But that true piety and religion is not passive. It isn’t just a contemplative sort of life, where we just think about Jesus. No, faith is active. It is demonstrated by what we do, which does include our gathering together to hear about His work done for us and praising Him for it. Being here in this church building is part of how we show our love of the LORD. Yet, that is just half of the matter. Because love of the LORD also includes abiding by His commands, including the great command: “Love your neighbor as yourself.”

True piety and religion means carrying out the instructions that Jesus gives to the lawyer: “You go, and do likewise.” That is what He desires to see in us, so that we would have the combination of both the priest and Levite’s love of the LORD and the Samaritan’s love of the neighbor. And the way that can be done is to simply notice who around us is in need and look to aid them with what the LORD has given to us. Love of neighbor doesn’t have to be exotic or extravagant. Even what the Samaritan did in Jesus’ story was actually quite basic. It just took time and effort to get his hands dirty with the problem: to bind up the man’s wounds and transport him to the inn. And those sort of acts are what we are capable of doing, using the abilities and gifts that the LORD has given us.

But what’s also interesting about Jesus’ story is that the Samaritan didn’t have to go far and wide to find someone who needed help. The robbery victim was just right there in front of him. So perhaps we need to think about who has been placed right here in our midst. And to love them is just to look at them in the same way that Jesus did. Our compassion and love of neighbor is just a reflection of the compassion that He had for us. The gracious will that Jesus fulfilled has been revealed to us in His sacrificial acts done for us. And that will has become ours, as the apostle notes: “We have not ceased to pray for you, asking that you may be filled with the knowledge of His will in all spiritual wisdom and understanding, so as to walk in a manner worthy of the Lord, fully pleasing to him, bearing fruit in every good work and increasing in the knowledge of God.”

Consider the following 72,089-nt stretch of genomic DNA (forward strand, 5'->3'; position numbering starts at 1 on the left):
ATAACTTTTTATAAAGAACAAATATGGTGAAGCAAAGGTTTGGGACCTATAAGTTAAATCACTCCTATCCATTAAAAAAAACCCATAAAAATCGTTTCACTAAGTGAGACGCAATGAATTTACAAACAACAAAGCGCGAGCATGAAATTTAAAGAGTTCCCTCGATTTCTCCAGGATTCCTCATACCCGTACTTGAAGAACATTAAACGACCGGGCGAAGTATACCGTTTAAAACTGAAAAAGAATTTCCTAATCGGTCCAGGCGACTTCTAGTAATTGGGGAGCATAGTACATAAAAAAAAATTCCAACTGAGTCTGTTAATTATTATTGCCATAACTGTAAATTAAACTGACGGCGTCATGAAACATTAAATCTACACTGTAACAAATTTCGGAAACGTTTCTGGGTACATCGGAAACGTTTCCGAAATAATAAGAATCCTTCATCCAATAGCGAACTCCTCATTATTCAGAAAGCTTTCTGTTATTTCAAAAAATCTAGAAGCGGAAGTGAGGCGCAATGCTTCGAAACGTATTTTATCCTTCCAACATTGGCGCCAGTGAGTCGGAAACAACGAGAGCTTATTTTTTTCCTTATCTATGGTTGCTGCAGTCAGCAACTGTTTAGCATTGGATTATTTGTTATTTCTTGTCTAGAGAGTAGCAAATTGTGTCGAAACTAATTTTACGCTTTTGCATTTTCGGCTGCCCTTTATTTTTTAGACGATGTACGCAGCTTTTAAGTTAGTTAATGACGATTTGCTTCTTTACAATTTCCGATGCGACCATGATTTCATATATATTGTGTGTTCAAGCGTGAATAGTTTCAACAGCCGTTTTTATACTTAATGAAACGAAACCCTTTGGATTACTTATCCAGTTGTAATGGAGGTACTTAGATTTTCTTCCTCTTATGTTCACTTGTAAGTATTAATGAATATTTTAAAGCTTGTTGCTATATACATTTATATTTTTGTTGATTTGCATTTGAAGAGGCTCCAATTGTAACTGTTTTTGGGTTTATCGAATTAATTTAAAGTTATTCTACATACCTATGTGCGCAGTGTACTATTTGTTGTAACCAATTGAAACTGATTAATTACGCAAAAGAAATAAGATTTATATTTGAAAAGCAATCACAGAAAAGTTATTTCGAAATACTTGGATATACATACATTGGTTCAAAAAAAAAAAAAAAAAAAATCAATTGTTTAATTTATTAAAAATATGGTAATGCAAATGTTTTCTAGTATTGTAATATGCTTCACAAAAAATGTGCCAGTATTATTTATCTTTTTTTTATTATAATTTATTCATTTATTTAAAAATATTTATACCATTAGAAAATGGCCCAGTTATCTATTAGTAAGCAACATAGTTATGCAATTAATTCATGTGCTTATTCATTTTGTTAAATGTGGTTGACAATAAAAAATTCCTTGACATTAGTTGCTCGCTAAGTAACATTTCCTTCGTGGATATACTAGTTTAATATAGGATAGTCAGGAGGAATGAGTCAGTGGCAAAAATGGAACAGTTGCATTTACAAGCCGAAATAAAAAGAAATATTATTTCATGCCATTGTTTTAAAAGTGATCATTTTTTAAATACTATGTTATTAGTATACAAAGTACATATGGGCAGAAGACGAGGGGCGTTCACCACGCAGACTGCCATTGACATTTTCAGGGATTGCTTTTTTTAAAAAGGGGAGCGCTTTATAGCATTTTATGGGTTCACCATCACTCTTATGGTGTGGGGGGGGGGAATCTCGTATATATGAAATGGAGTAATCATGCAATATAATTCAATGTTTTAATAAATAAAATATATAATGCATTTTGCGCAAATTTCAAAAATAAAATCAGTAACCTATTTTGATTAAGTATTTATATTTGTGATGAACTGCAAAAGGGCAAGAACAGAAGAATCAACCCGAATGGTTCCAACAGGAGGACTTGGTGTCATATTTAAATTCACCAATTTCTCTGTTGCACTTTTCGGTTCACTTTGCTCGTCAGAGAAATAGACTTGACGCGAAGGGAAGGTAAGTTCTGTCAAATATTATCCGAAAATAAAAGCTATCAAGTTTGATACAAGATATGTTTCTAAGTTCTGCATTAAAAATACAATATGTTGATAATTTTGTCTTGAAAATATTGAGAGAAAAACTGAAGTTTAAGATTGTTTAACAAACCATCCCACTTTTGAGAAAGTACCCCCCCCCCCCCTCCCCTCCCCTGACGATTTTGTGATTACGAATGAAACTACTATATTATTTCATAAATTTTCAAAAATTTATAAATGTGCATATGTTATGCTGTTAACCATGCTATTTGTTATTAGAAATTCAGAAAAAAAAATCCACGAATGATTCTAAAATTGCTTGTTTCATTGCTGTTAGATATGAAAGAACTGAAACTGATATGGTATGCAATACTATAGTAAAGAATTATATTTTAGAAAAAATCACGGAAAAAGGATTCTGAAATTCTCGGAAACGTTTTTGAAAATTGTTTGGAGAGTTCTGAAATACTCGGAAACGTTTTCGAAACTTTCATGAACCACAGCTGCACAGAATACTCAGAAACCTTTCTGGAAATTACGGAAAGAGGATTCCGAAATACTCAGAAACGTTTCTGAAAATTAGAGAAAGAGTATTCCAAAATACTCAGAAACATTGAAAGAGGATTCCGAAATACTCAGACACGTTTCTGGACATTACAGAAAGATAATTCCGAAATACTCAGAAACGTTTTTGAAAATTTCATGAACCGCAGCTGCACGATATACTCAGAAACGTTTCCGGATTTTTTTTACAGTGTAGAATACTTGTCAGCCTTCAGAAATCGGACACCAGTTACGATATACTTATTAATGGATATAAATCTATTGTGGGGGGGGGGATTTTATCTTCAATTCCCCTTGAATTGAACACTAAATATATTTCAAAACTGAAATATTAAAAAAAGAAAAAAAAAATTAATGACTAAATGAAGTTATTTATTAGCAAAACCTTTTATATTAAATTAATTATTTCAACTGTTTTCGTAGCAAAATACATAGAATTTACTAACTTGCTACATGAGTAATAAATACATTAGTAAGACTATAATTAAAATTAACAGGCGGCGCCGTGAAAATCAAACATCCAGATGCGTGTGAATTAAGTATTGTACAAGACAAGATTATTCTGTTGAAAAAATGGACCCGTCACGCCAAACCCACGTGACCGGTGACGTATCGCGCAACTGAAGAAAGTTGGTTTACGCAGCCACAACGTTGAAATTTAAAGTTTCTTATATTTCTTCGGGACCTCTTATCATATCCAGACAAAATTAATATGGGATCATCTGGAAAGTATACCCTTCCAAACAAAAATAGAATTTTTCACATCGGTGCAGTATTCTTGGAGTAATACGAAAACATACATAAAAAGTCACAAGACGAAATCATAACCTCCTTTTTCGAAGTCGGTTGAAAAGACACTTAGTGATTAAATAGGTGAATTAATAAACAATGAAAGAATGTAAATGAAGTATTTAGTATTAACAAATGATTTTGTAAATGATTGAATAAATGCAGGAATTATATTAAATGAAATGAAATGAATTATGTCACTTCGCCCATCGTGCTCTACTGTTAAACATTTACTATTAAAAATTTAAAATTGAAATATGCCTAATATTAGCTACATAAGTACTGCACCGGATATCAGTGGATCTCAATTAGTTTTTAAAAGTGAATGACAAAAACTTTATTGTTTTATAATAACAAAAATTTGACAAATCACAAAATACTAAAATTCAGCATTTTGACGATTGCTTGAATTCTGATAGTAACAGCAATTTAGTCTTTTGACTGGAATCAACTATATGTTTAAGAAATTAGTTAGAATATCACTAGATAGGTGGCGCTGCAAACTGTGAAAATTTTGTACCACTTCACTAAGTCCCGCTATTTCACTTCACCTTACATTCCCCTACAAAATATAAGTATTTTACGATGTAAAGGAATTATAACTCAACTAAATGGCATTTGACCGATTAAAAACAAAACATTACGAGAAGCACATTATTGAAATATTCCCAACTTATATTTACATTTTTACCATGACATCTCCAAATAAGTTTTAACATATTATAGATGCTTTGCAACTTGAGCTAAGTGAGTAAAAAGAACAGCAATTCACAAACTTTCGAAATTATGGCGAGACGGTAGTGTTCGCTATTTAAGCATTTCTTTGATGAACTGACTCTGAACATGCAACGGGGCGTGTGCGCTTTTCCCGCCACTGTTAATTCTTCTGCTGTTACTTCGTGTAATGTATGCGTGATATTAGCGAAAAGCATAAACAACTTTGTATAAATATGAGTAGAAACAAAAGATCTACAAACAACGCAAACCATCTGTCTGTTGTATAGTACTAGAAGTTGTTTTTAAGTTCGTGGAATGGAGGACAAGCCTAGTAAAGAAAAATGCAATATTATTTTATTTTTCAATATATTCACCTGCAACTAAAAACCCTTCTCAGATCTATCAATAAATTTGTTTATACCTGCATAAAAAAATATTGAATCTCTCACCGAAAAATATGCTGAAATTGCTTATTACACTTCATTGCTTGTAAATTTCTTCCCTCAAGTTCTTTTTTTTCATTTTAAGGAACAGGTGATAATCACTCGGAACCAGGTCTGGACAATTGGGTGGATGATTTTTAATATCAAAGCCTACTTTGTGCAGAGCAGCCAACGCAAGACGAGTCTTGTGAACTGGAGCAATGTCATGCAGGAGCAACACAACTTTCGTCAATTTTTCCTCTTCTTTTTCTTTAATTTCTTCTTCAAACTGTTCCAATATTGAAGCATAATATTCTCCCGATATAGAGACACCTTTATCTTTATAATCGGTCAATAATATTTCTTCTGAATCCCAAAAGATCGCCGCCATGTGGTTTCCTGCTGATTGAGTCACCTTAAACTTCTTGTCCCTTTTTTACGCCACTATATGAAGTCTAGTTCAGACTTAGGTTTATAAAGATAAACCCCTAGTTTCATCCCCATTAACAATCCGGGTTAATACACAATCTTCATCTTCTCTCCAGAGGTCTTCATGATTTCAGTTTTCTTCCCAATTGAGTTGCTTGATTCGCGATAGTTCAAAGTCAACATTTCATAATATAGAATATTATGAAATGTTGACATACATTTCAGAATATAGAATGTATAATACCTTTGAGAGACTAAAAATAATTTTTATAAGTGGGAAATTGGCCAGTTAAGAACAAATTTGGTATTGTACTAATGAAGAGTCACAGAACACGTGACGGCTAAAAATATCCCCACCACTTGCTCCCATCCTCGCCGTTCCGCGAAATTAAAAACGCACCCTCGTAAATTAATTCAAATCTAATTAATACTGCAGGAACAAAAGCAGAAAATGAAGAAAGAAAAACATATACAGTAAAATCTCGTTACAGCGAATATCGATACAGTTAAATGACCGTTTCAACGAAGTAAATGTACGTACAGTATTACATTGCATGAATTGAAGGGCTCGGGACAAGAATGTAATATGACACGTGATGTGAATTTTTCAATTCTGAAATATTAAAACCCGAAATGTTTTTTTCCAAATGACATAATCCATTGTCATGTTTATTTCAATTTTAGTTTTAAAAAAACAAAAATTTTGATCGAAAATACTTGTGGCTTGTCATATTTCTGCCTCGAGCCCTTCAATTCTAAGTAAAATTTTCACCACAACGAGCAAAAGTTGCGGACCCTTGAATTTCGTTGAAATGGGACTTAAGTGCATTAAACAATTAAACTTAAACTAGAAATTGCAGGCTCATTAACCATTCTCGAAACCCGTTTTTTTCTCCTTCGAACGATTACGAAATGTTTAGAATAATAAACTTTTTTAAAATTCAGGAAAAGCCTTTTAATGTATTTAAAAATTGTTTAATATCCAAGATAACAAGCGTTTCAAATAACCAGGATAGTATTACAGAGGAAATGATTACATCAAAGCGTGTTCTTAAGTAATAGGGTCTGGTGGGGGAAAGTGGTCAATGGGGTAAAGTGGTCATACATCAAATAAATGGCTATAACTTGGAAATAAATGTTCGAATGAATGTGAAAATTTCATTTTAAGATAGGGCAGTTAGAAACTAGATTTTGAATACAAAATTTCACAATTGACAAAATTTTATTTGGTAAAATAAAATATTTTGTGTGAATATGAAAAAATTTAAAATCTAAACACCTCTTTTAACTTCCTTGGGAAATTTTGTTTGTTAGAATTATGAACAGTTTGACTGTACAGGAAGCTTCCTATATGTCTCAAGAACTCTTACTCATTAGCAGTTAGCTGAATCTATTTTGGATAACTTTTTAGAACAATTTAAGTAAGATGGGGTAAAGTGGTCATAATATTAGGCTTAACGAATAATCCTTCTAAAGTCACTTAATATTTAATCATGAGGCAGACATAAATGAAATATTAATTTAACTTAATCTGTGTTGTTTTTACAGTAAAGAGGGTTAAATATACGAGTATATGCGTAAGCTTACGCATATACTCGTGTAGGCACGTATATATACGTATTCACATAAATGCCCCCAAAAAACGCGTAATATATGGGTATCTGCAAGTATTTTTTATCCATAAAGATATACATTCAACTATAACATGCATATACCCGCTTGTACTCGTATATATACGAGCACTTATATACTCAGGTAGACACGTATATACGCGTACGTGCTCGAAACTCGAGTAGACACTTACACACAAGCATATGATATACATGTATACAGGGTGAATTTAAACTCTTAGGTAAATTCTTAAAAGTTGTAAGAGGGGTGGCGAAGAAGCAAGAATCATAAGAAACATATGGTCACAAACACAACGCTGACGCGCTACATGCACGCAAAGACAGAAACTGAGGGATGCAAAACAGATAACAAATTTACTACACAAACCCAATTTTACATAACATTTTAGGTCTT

Walking in a manner worthy of Jesus is to love the LORD alone and to love your neighbor as yourself. That’s the response to His graciousness shown to you. That’s the true piety and religion. That’s what leads to eternal life. And that’s what you have been called to as Jesus’ disciples. So that just as He acted for your benefit, so you also can go and do likewise.

+ In the Name of the Father and of the Son and of the Holy Spirit.


From → Sunday Sermon